OCGH Advisory Committee member Associate Professor Faridah Zaman (Sommerville, Oxford) recently presented at the ‘Cold War Islamisms International Workshop’ in Berlin, 15-16 March 2019. Convened by Dr Timothy Nunan at the Freie Universität Berlin, the workshop brought together scholars to consider the global causes and consequences of the new Islamist and pan-Islamist movements that emerged in the 1970s and 1980s. For more about the conference, visit https://coldwarislamisms.com.
Faridah Zaman is Associate Professor of History at the University of Oxford and Tutorial Fellow at Somerville College. After completing her PhD at the University of Cambridge, she held a postdoctoral fellowship at the University of Chicago from 2015-2018. Dr Zaman is a historian of the modern British Empire, South Asia, and global intellectual history. Currently, she has two main areas of research. The first is a study of the pan-Islamic thought of the so-called ‘Young Muhammadans’ in early twentieth-century British India. The second research area concerns history as an academic discipline in Britain from the late eighteenth century, and its relationship to the expansion and legitimization of empire. To date, she has also written on memory and nostalgia, heritage and imperial visual culture, and political visions of the future in the nineteenth and twentieth centuries.
Faridah Zaman (Oxford), ‘Pan-Islamism in Postwar Europe’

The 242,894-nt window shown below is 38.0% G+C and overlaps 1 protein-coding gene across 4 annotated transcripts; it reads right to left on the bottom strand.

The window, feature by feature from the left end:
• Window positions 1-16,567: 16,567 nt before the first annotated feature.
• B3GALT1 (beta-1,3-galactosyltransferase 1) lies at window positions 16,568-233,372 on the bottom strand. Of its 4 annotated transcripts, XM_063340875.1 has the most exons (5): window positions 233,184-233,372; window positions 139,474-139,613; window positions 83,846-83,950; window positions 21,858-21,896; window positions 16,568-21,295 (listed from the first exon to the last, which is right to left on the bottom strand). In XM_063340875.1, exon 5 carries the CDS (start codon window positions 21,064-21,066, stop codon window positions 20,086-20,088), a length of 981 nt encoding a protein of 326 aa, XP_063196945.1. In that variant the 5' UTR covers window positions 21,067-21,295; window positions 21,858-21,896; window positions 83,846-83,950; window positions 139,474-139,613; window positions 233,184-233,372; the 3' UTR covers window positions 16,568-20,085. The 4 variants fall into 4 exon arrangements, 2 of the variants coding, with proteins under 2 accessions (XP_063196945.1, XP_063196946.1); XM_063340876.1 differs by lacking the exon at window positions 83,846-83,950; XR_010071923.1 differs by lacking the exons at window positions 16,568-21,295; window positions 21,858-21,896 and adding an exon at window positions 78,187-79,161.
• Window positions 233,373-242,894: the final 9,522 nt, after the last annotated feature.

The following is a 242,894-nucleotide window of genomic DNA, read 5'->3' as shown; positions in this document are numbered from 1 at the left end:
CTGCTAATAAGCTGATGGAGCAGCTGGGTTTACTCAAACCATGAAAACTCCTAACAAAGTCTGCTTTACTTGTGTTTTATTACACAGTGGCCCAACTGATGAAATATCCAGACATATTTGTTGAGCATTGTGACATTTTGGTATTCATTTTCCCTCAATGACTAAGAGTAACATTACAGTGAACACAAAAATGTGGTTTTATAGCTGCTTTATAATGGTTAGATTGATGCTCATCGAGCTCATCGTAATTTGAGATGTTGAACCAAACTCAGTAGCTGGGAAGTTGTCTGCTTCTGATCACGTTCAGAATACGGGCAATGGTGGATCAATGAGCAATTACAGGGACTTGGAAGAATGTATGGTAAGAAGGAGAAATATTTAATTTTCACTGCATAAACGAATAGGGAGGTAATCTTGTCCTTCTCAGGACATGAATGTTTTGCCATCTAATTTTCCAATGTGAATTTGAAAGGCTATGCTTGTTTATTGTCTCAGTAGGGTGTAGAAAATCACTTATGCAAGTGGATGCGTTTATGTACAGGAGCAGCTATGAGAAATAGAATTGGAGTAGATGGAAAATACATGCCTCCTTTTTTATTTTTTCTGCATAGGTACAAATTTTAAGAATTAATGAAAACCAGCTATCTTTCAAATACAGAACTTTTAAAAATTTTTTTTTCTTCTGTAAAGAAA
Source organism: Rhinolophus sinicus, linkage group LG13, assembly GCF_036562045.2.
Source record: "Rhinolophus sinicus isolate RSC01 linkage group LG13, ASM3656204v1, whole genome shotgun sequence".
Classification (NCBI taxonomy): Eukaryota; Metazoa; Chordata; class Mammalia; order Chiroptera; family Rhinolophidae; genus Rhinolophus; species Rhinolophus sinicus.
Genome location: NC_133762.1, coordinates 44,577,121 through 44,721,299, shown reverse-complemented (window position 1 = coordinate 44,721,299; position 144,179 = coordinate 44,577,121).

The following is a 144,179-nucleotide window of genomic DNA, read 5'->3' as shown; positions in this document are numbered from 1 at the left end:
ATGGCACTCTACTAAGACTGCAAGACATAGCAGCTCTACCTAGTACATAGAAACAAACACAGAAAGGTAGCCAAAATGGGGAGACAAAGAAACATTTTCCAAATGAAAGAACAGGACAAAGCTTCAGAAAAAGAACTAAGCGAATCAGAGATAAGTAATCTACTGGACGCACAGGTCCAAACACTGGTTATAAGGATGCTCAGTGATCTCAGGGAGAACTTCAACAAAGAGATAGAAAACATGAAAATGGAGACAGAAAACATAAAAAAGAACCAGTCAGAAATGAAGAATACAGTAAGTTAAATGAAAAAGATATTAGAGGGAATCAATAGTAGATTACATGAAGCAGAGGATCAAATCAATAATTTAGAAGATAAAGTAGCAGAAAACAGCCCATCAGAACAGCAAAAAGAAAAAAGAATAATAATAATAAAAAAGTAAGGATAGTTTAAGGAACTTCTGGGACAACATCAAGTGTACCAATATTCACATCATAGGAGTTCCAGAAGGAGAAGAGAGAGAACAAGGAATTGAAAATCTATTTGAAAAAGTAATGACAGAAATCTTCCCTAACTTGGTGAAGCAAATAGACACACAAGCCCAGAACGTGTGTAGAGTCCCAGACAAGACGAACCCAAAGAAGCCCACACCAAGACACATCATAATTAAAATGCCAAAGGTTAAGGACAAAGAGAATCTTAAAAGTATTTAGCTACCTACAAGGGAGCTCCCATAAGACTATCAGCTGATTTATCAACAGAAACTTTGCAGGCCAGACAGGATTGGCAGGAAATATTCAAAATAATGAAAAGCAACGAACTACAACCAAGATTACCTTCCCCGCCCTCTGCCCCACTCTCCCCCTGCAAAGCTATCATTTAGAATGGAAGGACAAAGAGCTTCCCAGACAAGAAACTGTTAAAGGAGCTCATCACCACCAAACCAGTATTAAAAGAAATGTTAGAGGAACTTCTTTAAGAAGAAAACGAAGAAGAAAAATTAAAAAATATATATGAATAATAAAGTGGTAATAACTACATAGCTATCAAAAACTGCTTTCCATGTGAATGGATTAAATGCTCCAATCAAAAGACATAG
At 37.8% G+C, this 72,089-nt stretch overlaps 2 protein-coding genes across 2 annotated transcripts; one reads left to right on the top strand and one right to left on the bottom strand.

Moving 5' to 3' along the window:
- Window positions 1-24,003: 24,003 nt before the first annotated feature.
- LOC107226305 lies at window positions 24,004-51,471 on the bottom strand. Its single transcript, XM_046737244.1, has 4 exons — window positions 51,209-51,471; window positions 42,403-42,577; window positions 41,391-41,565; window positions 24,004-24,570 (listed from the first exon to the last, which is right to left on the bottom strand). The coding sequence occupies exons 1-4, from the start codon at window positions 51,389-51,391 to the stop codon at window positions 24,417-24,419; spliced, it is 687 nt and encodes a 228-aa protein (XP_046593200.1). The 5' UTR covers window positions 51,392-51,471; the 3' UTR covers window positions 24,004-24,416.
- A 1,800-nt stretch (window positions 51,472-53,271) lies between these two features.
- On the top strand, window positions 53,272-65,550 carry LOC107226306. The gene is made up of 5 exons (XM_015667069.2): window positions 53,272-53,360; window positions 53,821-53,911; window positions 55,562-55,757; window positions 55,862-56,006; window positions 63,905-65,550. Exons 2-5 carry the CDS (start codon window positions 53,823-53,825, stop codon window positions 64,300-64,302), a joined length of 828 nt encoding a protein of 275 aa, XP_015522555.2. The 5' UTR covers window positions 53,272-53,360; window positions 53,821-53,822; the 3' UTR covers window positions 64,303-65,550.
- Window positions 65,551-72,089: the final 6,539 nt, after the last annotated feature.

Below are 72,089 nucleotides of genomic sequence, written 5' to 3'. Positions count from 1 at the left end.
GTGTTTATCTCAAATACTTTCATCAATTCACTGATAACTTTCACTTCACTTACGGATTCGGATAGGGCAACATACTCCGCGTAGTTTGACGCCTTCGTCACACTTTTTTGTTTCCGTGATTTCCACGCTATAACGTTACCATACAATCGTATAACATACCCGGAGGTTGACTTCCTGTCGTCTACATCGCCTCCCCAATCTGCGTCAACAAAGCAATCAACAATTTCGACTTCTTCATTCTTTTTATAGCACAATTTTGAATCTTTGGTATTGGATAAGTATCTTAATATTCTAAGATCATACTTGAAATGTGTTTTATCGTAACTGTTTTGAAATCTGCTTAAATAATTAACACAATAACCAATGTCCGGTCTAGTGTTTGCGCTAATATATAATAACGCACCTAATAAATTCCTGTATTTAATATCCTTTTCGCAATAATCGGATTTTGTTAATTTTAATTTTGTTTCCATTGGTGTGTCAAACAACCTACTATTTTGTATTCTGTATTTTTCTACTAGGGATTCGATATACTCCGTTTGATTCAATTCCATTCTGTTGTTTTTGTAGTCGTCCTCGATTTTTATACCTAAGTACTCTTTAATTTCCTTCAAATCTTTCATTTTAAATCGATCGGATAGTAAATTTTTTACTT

In the history of anticolonial internationalism, Indian pan-Islamism occupies a vexed position. Its history prior to the First World War suggested it could be a friend to nascent anticolonial movements and be a vehicle for a critique of European imperialism; after the War, it was vocally supported by India’s most famous anticolonial leader, M. K. Gandhi, and mobilized Indian support in tandem with the first Non-Cooperation Movement. And yet, its most high-profile demonstration – the Indian Khilafat Movement – was a project that sought to defend the integrity of both the Ottoman Empire and Caliphate in the post-war settlement, a goal seemingly wildly out of kilter with the spirit of nationalist self-determination that pervaded discussions about the future of empire in this period. The Khilafat Movement sits uneasily, too, with socialist and communist projects of anticolonial internationalism in this period; no mainstream Khilafat leader, for instance, journeyed to the Baku Conference of 1920, which incited the Muslim world to revolution. While in 1918 the All-India Muslim League expressed cautious optimism about the prospect of a League of Nations, by the time the more radical League Against Imperialism was established in the late 1920s, what energies remained in the Khilafat Movement had already been diverted into Muslim World Congresses, a theatre dominated by internecine questions regarding the future leadership of the Muslim umma. In this paper, I revisit the immediate post-war period to seek to understand the nature of Indian pan-Islamism and to explore whether it was, indeed, resistant to an internationalist anticolonial spirit – one that could transcend anxiety about the future of the Caliphate. The paper will look at this juncture through the lens of the Indian Khilafat Delegation, which spent several months in Europe during 1920 lobbying statesmen for fairer treatment of the Ottoman Empire by the victorious powers. Tracing the delegation’s movements, the political and intellectual personalities they were in contact with, and the tenor of the discussions in which they were partaking, the paper highlights both how conversant Indian Khilafatists were with the political climate of post-war Europe and the world in general, but also how unlikely their desired alliances were. It suggests that they were overcome by a kind of cultural cosmopolitanism in this moment which, though inflected with radical potential, translated into what was ultimately an impoverished political vision of the world.